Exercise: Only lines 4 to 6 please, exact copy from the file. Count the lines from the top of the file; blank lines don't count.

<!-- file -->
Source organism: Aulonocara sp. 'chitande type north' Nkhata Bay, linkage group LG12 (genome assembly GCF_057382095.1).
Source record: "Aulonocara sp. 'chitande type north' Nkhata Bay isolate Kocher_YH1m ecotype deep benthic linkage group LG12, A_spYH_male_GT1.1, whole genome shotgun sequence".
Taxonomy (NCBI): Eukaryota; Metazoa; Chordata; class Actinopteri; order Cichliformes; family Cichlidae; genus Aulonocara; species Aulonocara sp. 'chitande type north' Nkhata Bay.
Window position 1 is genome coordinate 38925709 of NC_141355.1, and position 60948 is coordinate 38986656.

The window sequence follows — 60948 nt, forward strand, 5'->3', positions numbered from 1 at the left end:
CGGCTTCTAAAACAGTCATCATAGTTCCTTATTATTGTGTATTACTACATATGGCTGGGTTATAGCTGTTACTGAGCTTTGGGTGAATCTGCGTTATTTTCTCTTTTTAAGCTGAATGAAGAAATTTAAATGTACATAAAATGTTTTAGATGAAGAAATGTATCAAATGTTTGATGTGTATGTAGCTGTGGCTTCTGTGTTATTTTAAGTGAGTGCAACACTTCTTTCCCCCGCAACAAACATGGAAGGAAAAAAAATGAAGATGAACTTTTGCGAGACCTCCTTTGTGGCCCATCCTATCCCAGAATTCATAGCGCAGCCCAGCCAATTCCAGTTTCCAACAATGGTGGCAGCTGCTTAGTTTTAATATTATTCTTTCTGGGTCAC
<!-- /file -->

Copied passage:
Window position 1 is genome coordinate 38925709 of NC_141355.1, and position 60948 is coordinate 38986656.

The window sequence follows — 60948 nt, forward strand, 5'->3', positions numbered from 1 at the left end:
CGGCTTCTAAAACAGTCATCATAGTTCCTTATTATTGTGTATTACTACATATGGCTGGGTTATAGCTGTTACTGAGCTTTGGGTGAATCTGCGTTATTTTCTCTTTTTAAGCTGAATGAAGAAATTTAAATGTACATAAAATGTTTTAGATGAAGAAATGTATCAAATGTTTGATGTGTATGTAGCTGTGGCTTCTGTGTTATTTTAAGTGAGTGCAACACTTCTTTCCCCCGCAACAAACATGGAAGGAAAAAAAATGAAGATGAACTTTTGCGAGACCTCCTTTGTGGCCCATCCTATCCCAGAATTCATAGCGCAGCCCAGCCAATTCCAGTTTCCAACAATGGTGGCAGCTGCTTAGTTTTAATATTATTCTTTCTGGGTCAC